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02-Oct-2019 08:10

For informal oral exchanges, each community employs a different idiom, known within each side as "the Cyprus dialect." Those dialects are sometimes regarded as intimate, local, and authentic idioms vis–a–vis the two standard varieties, while in other contexts they may be seen as low, vulgar, or peasant idioms. When Cyprus emerged as a state in 1960, it acquired a flag but not a national anthem.The flag shows a map of the island in orange– yellow against a white background, symbolizing the color of copper, for which the island was renowned in ancient times. The symbolism of the flag thus draws on nature rather than culture or religion.The lights of Limassol can be seen in the background.

We have touched upon almost all of them, we have solved many of them, and we are close to solving some other issues.' Akrotiri is crucial to the RAF's mission, as a refuelling and rearming centre, in the Middle East and Afghanistan.The official symbol of the 1960 state, the Republic of Cyprus, is a dove flying with an olive branch in its beak in a shield inscribed with the date 1960, all within a wreath of olive leaves, symbolizing the desire for peace.Until 1963, when interethnic conflict broke out, a neutral piece of music was played on official state occasions; after 1963, the two communities fully adopted the national anthems of Greece and Turkey.Since the 1974 division, the population statistics have been disputed.Many Turkish Cypriots left because of declining economic conditions on their side of the island, while many Turkish settlers moved in because they viewed northern Cyprus as being better off than Turkey.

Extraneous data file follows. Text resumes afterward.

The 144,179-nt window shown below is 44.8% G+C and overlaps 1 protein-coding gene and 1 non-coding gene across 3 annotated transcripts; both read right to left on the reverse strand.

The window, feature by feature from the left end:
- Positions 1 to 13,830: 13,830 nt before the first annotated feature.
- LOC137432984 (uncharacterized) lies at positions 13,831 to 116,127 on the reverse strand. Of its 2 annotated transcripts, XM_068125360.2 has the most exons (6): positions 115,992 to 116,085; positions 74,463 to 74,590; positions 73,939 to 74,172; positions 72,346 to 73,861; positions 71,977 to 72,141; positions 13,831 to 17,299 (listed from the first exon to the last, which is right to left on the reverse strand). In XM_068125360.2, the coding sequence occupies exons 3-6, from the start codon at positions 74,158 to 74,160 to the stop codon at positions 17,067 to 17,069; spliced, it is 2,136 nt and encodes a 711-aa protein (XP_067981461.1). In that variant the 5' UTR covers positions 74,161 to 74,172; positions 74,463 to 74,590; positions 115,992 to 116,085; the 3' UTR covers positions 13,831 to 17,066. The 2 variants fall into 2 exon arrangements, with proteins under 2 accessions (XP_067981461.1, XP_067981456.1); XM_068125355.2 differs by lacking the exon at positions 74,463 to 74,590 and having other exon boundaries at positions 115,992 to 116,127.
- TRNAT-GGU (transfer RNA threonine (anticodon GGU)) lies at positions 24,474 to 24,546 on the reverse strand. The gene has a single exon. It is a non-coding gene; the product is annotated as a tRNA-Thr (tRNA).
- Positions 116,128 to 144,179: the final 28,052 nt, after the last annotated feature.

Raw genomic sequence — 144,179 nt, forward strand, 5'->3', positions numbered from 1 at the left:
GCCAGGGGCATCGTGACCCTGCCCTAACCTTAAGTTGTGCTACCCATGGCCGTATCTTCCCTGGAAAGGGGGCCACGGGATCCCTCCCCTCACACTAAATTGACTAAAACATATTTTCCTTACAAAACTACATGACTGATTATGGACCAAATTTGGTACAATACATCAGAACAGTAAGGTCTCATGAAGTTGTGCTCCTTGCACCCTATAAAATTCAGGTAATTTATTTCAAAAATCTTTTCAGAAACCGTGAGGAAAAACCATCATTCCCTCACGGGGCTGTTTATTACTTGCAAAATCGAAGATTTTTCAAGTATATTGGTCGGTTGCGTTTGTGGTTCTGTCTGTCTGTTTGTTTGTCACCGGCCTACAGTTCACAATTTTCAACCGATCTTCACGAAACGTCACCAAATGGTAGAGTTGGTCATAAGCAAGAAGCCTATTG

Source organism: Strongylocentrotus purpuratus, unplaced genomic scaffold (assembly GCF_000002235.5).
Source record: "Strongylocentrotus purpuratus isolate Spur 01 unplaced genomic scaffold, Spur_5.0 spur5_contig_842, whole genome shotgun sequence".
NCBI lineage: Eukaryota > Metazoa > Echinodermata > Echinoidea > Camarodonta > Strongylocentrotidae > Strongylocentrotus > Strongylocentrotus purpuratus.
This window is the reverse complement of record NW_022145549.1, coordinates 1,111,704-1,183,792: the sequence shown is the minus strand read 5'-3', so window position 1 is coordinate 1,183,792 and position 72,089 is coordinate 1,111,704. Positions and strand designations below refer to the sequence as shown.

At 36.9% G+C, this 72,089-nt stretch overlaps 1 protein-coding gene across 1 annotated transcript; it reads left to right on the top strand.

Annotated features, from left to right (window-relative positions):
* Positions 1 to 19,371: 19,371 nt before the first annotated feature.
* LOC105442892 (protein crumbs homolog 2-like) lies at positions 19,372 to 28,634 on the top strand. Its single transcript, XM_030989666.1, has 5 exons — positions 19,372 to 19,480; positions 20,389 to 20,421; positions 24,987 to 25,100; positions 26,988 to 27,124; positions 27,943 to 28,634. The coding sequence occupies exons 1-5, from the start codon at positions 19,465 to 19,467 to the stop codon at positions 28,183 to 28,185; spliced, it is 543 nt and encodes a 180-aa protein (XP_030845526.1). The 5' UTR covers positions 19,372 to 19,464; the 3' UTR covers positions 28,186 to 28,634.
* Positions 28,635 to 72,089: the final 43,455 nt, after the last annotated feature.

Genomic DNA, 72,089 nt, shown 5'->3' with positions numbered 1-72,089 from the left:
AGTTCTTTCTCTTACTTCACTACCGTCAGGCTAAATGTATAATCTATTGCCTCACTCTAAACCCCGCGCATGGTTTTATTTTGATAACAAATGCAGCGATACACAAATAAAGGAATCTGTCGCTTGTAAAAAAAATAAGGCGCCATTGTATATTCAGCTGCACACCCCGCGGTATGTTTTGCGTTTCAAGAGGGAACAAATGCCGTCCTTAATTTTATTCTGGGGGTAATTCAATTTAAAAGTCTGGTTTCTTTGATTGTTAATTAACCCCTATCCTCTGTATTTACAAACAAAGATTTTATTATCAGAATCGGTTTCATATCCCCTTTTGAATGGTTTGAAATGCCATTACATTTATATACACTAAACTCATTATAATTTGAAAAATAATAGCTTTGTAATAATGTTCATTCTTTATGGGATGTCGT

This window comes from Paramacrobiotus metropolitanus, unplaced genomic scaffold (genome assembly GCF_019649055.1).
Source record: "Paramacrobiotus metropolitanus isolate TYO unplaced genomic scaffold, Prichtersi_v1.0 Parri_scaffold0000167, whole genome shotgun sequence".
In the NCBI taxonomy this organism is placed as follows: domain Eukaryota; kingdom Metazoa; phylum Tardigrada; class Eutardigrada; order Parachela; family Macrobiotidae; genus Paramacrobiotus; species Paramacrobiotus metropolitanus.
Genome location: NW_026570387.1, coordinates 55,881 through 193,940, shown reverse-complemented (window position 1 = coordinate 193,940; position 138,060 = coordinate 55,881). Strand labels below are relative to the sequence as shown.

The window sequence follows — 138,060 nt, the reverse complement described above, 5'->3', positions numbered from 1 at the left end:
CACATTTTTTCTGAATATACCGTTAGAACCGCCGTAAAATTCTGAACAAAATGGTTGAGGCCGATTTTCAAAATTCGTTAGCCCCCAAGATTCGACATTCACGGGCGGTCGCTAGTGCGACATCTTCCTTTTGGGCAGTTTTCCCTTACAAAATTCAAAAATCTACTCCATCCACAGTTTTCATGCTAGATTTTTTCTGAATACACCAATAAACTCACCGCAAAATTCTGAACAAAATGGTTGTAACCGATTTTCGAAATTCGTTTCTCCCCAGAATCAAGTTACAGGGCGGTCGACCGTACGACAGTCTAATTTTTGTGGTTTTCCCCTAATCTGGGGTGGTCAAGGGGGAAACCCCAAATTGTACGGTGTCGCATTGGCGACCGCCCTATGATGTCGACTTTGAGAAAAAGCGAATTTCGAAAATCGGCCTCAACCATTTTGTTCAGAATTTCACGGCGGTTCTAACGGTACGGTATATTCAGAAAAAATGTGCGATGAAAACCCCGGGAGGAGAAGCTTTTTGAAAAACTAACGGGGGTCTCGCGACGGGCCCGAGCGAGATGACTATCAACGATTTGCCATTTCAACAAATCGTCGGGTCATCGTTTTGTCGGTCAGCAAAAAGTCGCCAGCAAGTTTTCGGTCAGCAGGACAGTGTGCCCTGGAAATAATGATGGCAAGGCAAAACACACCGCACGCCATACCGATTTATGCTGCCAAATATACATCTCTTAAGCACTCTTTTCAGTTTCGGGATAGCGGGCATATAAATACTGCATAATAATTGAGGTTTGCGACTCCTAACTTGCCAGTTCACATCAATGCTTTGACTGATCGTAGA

We have touched upon almost all of them, we have solved many of them, and we are close to solving some other issues.' Akrotiri is crucial to the RAF's mission, as a refuelling and rearming centre, in the Middle East and Afghanistan.

The official symbol of the 1960 state, the Republic of Cyprus, is a dove flying with an olive branch in its beak in a shield inscribed with the date 1960, all within a wreath of olive leaves, symbolizing the desire for peace.

Until 1963, when interethnic conflict broke out, a neutral piece of music was played on official state occasions; after 1963, the two communities fully adopted the national anthems of Greece and Turkey.

Since the 1974 division, the population statistics have been disputed.

Many Turkish Cypriots left because of declining economic conditions on their side of the island, while many Turkish settlers moved in because they viewed northern Cyprus as being better off than Turkey.

In practice, however, Greek Cypriots often fly both the Greek flag and that of the republic, while Turkish Cypriots fly both their own flag and that of Turkey.